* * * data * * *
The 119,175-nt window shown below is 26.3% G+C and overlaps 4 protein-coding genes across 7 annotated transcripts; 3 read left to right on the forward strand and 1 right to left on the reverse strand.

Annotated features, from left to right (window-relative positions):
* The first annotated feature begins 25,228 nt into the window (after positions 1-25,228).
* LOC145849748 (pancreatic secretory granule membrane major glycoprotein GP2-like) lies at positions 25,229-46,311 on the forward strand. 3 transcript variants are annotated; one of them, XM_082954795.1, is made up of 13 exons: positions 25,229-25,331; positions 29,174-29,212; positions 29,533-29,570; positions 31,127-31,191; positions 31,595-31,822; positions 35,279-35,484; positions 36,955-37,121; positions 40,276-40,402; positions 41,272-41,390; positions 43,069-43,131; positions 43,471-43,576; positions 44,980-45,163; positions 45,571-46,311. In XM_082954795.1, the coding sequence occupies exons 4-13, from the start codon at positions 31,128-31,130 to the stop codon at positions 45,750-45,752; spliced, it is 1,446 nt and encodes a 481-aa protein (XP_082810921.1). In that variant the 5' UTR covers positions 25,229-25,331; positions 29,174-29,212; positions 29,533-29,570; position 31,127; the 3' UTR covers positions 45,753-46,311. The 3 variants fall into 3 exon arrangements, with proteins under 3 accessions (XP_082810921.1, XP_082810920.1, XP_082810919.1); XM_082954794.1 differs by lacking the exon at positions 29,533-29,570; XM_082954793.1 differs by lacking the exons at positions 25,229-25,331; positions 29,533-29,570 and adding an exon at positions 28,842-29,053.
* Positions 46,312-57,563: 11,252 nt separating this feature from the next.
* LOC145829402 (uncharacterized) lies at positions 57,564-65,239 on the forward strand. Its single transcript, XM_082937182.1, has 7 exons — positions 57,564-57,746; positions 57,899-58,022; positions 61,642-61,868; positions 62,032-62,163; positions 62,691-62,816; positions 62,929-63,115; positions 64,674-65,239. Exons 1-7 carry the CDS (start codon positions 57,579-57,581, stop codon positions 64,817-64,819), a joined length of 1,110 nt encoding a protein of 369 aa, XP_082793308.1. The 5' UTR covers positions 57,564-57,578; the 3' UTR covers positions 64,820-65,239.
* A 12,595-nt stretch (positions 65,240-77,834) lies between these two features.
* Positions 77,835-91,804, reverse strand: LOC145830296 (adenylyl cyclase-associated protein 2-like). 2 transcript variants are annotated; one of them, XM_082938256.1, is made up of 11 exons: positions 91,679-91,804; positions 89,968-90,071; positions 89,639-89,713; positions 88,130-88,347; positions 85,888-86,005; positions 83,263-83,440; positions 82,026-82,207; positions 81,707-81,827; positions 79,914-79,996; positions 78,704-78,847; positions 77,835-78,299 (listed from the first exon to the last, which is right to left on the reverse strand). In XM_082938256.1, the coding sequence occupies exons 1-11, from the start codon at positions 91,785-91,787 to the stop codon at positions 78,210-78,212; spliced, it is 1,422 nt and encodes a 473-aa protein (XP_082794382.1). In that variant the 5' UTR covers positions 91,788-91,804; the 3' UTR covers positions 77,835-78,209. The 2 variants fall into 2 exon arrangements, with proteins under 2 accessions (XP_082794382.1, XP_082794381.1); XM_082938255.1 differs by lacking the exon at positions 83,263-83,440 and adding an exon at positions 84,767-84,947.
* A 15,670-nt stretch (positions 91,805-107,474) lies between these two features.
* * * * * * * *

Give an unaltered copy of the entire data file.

The 119,175-nt window shown below is 26.3% G+C and overlaps 4 protein-coding genes across 7 annotated transcripts; 3 read left to right on the forward strand and 1 right to left on the reverse strand.

Annotated features, from left to right (window-relative positions):
* The first annotated feature begins 25,228 nt into the window (after positions 1-25,228).
* LOC145849748 (pancreatic secretory granule membrane major glycoprotein GP2-like) lies at positions 25,229-46,311 on the forward strand. 3 transcript variants are annotated; one of them, XM_082954795.1, is made up of 13 exons: positions 25,229-25,331; positions 29,174-29,212; positions 29,533-29,570; positions 31,127-31,191; positions 31,595-31,822; positions 35,279-35,484; positions 36,955-37,121; positions 40,276-40,402; positions 41,272-41,390; positions 43,069-43,131; positions 43,471-43,576; positions 44,980-45,163; positions 45,571-46,311. In XM_082954795.1, the coding sequence occupies exons 4-13, from the start codon at positions 31,128-31,130 to the stop codon at positions 45,750-45,752; spliced, it is 1,446 nt and encodes a 481-aa protein (XP_082810921.1). In that variant the 5' UTR covers positions 25,229-25,331; positions 29,174-29,212; positions 29,533-29,570; position 31,127; the 3' UTR covers positions 45,753-46,311. The 3 variants fall into 3 exon arrangements, with proteins under 3 accessions (XP_082810921.1, XP_082810920.1, XP_082810919.1); XM_082954794.1 differs by lacking the exon at positions 29,533-29,570; XM_082954793.1 differs by lacking the exons at positions 25,229-25,331; positions 29,533-29,570 and adding an exon at positions 28,842-29,053.
* Positions 46,312-57,563: 11,252 nt separating this feature from the next.
* LOC145829402 (uncharacterized) lies at positions 57,564-65,239 on the forward strand. Its single transcript, XM_082937182.1, has 7 exons — positions 57,564-57,746; positions 57,899-58,022; positions 61,642-61,868; positions 62,032-62,163; positions 62,691-62,816; positions 62,929-63,115; positions 64,674-65,239. Exons 1-7 carry the CDS (start codon positions 57,579-57,581, stop codon positions 64,817-64,819), a joined length of 1,110 nt encoding a protein of 369 aa, XP_082793308.1. The 5' UTR covers positions 57,564-57,578; the 3' UTR covers positions 64,820-65,239.
* A 12,595-nt stretch (positions 65,240-77,834) lies between these two features.
* Positions 77,835-91,804, reverse strand: LOC145830296 (adenylyl cyclase-associated protein 2-like). 2 transcript variants are annotated; one of them, XM_082938256.1, is made up of 11 exons: positions 91,679-91,804; positions 89,968-90,071; positions 89,639-89,713; positions 88,130-88,347; positions 85,888-86,005; positions 83,263-83,440; positions 82,026-82,207; positions 81,707-81,827; positions 79,914-79,996; positions 78,704-78,847; positions 77,835-78,299 (listed from the first exon to the last, which is right to left on the reverse strand). In XM_082938256.1, the coding sequence occupies exons 1-11, from the start codon at positions 91,785-91,787 to the stop codon at positions 78,210-78,212; spliced, it is 1,422 nt and encodes a 473-aa protein (XP_082794382.1). In that variant the 5' UTR covers positions 91,788-91,804; the 3' UTR covers positions 77,835-78,209. The 2 variants fall into 2 exon arrangements, with proteins under 2 accessions (XP_082794382.1, XP_082794381.1); XM_082938255.1 differs by lacking the exon at positions 83,263-83,440 and adding an exon at positions 84,767-84,947.
* A 15,670-nt stretch (positions 91,805-107,474) lies between these two features.